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(Reuters) – Scott Minerd, global chief investment officer at investment and advisory firm Guggenheim Partners and a prominent Wall Street bond investor, has died, his firm said on Thursday.
Minerd, 63, suffered a heart attack during his regular workout on Wednesday, the company said in a statement.
During his 25-year stint with Guggenheim, Minerd became a prolific commentator on financial markets and was often quoted by the media. He also held the role of managing partner at Guggenheim.
“Scott was a key innovator and thought leader who was instrumental in building Guggenheim Investments into the global business it is today. He will be greatly missed by all,” Mark Walter, chief executive and a founder of Guggenheim Partners, said in the firm’s statement.
Guggenheim said it had implemented a succession plan, with Anne Walsh, managing partner and CIO of Guggenheim Partners Investment Management, assuming many of Minerd’s responsibilities on an interim basis.
Minerd was regarded in the past few years as one of the U.S. “bond kings,” along with Jeffrey Gundlach, chief executive of DoubleLine, and Dan Ivascyn, chief investment officer of bond giant PIMCO.
As CIO at Guggenheim, which manages assets worth over $285 billion, Minerd led investment strategies and oversaw client accounts across fixed-income and equity securities.
Prior to joining Guggenheim, Minerd held fixed-income trading and risk management roles at financial firms including Credit Suisse First Boston and Morgan Stanley (NYSE:MS), according to his LinkedIn profile.
He was a member of the Federal Reserve Bank of New York’s Investor Advisory Committee on Financial Markets, a forum for discussions on financial, economic and public policy issues.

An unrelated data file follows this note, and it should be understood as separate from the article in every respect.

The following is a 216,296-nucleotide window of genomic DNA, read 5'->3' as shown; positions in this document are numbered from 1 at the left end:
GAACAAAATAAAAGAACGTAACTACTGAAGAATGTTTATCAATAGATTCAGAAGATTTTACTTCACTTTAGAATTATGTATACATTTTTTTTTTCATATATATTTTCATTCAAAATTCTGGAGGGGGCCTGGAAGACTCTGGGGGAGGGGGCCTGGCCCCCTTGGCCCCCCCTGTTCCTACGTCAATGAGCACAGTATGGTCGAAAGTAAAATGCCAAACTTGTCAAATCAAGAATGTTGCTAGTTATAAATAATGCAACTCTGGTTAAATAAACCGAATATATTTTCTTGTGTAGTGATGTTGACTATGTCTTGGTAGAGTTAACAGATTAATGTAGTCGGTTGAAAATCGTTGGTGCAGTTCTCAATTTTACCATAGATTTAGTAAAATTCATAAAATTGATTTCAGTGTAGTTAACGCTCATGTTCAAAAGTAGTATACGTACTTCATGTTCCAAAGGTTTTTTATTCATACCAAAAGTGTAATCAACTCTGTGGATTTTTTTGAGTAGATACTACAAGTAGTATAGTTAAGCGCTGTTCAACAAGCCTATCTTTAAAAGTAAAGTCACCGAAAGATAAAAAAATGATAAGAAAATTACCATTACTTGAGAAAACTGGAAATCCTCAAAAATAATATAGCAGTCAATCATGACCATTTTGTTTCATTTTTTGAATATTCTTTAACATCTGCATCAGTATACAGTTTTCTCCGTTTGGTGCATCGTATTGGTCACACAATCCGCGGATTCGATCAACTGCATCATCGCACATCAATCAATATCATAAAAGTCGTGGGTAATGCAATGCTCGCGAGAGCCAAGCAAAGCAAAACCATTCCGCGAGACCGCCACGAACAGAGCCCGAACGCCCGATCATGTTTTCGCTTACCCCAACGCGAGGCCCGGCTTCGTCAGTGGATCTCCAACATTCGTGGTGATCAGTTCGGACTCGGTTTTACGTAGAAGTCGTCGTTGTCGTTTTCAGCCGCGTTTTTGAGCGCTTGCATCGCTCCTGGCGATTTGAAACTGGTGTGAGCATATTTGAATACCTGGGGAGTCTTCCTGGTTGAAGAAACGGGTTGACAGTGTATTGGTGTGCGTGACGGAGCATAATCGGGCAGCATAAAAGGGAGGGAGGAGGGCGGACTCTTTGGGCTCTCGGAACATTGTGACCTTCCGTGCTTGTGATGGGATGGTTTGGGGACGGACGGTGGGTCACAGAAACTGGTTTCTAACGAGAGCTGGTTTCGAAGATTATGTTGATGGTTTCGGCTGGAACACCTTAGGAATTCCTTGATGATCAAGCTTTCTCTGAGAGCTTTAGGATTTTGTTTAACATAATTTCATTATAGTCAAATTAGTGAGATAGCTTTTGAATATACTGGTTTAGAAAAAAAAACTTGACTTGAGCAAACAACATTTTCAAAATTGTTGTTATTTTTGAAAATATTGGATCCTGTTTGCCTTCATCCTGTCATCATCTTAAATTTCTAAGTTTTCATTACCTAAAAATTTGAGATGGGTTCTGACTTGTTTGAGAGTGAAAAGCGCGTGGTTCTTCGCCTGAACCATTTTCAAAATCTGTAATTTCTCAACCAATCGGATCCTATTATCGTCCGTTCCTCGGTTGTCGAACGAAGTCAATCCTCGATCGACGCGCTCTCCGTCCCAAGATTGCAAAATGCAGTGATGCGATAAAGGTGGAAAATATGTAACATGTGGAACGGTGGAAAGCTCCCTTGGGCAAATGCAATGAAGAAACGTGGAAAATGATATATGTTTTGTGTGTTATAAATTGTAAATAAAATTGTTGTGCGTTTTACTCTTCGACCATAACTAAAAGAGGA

Top Wall Street figures paid tributes to him on Thursday.
“Scott was a great colleague who called them as he saw them,” said Brian Moynihan, chief executive of Bank of America Corp (NYSE:BAC). “We will miss him.”
Billionaire investor William Ackman said on Twitter: “I am deeply saddened to hear about @ScottMinerd’s death. He was a brilliant man whom I got to know in the last five or so years. He was an old fashioned handshake businessman whose word was his bond. He was also a lot of fun.”
Bill Gross, co-founder of PIMCO, wrote on Twitter: “Scott Minerd was a fixed income master — brilliant at deciphering intermediate and long-term changes in interest rates. He was a dear friend and supporter. I will miss him”
“He was one of the architects of an independent investment firm that achieved global scale,” said Jason Benowitz, senior portfolio manager at the Roosevelt Investment Group. “In his public facing role, Scott was unafraid to buck consensus. His views on the capital markets were well thought out, supported by data, and always capable of sparking a larger discussion.”